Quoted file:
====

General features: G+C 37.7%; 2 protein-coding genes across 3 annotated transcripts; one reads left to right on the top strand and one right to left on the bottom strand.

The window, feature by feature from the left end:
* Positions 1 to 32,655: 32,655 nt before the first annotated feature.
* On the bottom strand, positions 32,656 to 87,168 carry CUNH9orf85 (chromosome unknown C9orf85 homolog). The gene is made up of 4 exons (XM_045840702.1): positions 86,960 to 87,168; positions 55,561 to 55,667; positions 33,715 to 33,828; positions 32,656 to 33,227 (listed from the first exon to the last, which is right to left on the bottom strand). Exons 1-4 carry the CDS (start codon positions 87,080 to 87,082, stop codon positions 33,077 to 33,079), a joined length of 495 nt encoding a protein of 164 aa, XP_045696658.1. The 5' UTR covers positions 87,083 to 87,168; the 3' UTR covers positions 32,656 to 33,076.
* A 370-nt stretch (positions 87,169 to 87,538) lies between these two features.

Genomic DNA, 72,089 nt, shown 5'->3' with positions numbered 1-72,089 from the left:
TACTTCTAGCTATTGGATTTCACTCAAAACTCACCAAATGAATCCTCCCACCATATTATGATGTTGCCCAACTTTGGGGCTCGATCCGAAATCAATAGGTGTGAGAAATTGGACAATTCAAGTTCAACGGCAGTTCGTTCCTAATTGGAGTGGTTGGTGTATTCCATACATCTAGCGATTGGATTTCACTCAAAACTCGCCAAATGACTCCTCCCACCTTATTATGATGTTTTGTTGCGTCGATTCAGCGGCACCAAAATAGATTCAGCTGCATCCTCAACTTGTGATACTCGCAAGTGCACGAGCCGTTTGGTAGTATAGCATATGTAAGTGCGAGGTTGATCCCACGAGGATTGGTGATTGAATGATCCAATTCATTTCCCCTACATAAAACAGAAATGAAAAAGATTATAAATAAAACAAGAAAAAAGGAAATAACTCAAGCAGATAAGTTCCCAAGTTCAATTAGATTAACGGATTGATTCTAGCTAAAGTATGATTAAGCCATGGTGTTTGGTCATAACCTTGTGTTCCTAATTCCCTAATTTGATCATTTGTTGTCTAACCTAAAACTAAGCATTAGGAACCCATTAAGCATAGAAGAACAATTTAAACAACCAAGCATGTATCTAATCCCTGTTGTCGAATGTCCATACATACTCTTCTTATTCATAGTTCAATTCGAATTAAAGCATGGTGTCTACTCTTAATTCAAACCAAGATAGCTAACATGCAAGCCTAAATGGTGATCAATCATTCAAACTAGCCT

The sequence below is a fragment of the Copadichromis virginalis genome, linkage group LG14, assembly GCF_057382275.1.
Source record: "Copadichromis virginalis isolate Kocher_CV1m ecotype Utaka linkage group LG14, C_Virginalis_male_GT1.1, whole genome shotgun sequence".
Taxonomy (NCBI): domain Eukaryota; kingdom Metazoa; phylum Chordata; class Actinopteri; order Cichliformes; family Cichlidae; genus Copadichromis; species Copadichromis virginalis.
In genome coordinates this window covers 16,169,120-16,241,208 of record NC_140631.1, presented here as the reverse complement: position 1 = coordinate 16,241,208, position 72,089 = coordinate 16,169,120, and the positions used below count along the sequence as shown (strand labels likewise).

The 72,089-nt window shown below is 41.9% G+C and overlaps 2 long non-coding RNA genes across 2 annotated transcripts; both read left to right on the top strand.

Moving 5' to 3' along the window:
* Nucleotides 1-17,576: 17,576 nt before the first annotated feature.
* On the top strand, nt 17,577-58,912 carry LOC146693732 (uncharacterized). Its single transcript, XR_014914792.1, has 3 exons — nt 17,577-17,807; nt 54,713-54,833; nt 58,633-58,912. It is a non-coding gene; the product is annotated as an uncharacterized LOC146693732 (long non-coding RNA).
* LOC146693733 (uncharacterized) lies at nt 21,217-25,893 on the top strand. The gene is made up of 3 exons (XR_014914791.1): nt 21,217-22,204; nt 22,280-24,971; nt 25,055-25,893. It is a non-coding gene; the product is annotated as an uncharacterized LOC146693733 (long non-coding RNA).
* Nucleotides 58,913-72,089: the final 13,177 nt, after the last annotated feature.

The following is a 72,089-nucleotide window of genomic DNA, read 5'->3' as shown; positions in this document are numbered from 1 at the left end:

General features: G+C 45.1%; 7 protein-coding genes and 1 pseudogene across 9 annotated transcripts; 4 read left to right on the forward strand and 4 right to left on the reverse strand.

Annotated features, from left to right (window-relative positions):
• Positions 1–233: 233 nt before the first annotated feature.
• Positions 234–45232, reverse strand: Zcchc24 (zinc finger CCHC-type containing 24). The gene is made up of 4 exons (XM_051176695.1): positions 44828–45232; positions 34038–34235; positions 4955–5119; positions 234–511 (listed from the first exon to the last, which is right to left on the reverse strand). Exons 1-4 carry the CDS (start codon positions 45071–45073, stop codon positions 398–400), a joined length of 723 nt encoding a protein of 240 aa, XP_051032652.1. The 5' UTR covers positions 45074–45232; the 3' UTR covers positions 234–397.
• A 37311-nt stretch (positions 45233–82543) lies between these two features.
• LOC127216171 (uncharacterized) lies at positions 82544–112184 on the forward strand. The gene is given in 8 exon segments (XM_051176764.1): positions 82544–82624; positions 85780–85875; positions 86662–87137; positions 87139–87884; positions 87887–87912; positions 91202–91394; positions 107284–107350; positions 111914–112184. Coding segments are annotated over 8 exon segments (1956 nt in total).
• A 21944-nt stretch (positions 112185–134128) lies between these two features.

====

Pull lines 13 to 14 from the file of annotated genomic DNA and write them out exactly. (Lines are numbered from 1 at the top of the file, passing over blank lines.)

Moving 5' to 3' along the window:
* Nucleotides 1-17,576: 17,576 nt before the first annotated feature.